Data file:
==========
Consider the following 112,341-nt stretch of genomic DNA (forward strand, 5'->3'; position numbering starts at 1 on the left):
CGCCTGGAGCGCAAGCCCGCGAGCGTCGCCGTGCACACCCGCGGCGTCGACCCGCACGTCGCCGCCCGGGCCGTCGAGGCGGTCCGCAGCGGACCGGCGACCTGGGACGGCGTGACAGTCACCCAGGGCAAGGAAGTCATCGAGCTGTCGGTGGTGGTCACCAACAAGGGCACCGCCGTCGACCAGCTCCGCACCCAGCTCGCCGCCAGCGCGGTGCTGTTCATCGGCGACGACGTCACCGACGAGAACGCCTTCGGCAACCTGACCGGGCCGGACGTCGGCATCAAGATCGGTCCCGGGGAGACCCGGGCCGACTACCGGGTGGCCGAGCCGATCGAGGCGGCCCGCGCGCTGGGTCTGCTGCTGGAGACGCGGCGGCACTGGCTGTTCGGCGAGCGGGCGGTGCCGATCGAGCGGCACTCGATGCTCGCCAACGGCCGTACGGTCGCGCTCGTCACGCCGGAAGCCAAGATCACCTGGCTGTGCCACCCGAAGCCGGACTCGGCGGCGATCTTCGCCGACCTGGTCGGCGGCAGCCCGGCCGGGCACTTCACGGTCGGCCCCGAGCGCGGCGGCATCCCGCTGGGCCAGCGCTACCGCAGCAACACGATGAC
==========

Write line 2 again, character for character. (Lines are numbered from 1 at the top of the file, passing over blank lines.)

CGCCTGGAGCGCAAGCCCGCGAGCGTCGCCGTGCACACCCGCGGCGTCGACCCGCACGTCGCCGCCCGGGCCGTCGAGGCGGTCCGCAGCGGACCGGCGACCTGGGACGGCGTGACAGTCACCCAGGGCAAGGAAGTCATCGAGCTGTCGGTGGTGGTCACCAACAAGGGCACCGCCGTCGACCAGCTCCGCACCCAGCTCGCCGCCAGCGCGGTGCTGTTCATCGGCGACGACGTCACCGACGAGAACGCCTTCGGCAACCTGACCGGGCCGGACGTCGGCATCAAGATCGGTCCCGGGGAGACCCGGGCCGACTACCGGGTGGCCGAGCCGATCGAGGCGGCCCGCGCGCTGGGTCTGCTGCTGGAGACGCGGCGGCACTGGCTGTTCGGCGAGCGGGCGGTGCCGATCGAGCGGCACTCGATGCTCGCCAACGGCCGTACGGTCGCGCTCGTCACGCCGGAAGCCAAGATCACCTGGCTGTGCCACCCGAAGCCGGACTCGGCGGCGATCTTCGCCGACCTGGTCGGCGGCAGCCCGGCCGGGCACTTCACGGTCGGCCCCGAGCGCGGCGGCATCCCGCTGGGCCAGCGCTACCGCAGCAACACGATGAC